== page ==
There’s a fundamental problem with speculative melt-ups and Credit Bubble “Terminal Phases:” They are invariably unsustainable. A torrent of Credit-driven liquidity inflates prices to unsustainable levels. Mortgage finance Bubbles are especially dangerous. They tend to be powerfully self-reinforcing, with Credit expanding exponentially during the precarious “Terminal Phase.” Fear and panic, as we’ve witnessed, can rather quickly see massive Credit expansion transformed into collapse.

It’s now been years of Chinese officials tinkering with an increasingly impervious Credit Bubble. They remain too timid, and I’d be surprised if current measures to slow housing markets have a dramatic impact. More likely, Chinese Credit continues to grow rapidly over the coming months. The much higher interest rates needed to slow rampant mortgage Credit excess are viewed as completely incompatible with a struggling general economy. Instead, it appears China will tolerate booming mortgage Credit as it systematically devalues its currency.

According to Zerohedge, a Goldman analyst (MK Tang) estimated that flows out of China surged to $78 billion during September, up from August’s estimated $32 billion. This would be the highest outflows since January. The Chinese currency weakened another 60 bps versus the dollar this week, putting the year-to-date devaluation to a not insignificant 4.2%.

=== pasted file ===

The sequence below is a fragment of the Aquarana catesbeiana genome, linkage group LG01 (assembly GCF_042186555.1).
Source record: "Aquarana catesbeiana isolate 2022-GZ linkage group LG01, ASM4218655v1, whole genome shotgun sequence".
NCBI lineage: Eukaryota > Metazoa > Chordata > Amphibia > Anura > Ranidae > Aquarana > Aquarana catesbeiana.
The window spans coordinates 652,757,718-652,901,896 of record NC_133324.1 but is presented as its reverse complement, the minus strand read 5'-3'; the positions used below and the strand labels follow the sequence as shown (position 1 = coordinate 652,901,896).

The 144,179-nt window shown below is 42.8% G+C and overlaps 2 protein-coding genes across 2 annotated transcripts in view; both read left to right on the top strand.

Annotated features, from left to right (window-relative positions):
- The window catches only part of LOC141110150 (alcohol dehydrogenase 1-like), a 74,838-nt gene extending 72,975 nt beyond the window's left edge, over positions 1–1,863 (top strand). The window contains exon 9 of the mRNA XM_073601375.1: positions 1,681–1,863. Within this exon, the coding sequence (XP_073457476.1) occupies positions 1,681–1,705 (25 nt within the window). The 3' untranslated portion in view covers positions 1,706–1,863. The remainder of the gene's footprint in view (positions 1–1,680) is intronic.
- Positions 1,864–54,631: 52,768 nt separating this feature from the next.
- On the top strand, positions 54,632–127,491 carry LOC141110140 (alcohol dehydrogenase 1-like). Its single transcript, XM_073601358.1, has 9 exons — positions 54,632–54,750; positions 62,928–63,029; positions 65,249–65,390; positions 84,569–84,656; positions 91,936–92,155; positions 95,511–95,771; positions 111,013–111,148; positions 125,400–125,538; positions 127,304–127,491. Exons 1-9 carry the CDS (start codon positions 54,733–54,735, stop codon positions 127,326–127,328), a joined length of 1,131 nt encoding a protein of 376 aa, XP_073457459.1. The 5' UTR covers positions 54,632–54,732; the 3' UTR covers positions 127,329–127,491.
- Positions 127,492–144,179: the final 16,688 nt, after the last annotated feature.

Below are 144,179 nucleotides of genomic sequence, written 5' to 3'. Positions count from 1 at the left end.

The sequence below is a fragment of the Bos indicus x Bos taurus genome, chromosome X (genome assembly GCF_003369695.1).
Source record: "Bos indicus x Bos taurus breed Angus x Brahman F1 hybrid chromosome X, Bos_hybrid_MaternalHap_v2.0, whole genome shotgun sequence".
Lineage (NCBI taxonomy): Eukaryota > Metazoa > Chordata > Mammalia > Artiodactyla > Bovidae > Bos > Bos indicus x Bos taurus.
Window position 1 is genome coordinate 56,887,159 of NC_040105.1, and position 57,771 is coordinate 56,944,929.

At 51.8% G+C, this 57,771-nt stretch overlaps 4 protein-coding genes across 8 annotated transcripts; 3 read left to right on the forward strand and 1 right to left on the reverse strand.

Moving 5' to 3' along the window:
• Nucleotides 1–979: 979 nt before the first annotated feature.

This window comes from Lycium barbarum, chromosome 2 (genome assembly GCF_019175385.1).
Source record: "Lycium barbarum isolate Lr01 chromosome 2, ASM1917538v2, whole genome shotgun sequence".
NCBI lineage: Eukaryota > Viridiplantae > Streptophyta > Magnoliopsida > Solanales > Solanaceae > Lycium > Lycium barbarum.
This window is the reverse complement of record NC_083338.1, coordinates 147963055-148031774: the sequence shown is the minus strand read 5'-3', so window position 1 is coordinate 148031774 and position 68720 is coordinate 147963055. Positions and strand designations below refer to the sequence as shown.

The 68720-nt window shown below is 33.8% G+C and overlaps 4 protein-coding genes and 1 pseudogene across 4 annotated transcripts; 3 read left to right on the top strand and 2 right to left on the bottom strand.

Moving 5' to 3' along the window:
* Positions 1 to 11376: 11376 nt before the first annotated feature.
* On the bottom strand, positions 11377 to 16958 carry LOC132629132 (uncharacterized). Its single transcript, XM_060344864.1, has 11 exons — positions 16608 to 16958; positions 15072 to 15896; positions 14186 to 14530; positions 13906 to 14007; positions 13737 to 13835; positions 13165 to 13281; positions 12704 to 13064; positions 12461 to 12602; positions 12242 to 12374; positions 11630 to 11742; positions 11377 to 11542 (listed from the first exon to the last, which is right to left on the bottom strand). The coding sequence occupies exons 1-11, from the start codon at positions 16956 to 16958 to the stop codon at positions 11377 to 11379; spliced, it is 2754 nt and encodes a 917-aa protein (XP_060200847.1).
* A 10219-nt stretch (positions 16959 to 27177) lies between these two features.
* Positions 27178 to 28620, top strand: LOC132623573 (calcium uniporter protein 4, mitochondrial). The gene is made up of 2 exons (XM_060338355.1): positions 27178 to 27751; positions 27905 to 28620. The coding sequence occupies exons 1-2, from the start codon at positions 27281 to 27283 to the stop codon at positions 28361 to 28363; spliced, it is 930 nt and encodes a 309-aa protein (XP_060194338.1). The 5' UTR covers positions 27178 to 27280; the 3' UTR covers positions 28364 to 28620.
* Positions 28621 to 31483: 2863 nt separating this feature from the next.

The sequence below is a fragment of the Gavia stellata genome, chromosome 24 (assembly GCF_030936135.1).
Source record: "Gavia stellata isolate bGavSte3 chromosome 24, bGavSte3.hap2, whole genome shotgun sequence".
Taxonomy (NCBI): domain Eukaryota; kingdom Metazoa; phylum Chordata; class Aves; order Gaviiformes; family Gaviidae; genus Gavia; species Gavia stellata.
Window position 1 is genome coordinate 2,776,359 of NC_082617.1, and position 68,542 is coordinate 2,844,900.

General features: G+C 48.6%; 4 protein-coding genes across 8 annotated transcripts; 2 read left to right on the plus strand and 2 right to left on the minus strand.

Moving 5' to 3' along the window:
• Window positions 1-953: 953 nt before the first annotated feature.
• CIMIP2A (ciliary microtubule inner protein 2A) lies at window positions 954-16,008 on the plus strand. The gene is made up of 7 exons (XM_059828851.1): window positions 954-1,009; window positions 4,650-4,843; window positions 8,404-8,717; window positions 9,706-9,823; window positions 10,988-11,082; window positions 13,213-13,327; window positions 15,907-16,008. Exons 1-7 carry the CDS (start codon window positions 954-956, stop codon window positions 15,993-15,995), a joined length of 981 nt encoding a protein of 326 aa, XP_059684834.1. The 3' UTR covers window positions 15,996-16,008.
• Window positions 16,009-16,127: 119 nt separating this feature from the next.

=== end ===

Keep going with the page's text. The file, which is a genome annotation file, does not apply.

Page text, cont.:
Perhaps booming Chinese Credit and strong financial outflows are behind a growing inflationary bias taking hold in global markets. Crude traded near 15-month highs this week. This week in the currencies, the South African rand jumped 2.3%, the Mexican peso 2.2%, the Brazilian real 1.6% and the Russian ruble 0.9%. Brazilian stocks surged 3.8%, and Mexican stocks jumped 1.5%.

Along with EM, markets are looking at bank stocks through more rose-colored glasses. European banks jumped 5.1% this week, with Italian bank surging 7.3%. U.S. bank stocks rose 3.5%. The European periphery also rallied strongly this week, with Spanish and Italian stocks up 3.8% and 3.5%.

And while global yields have risen over the past month, bonds don’t seem all that fearful of an inflation resurgence. Recall 2007, and how the bond market had smelled out the loaming mortgage bust. Yields dropped, basically ignoring stocks (and crude) as equities went to all-time highs. What I remember most from that period was how monetary disorder created heightened instability across the markets right up until the crisis.

For the Week: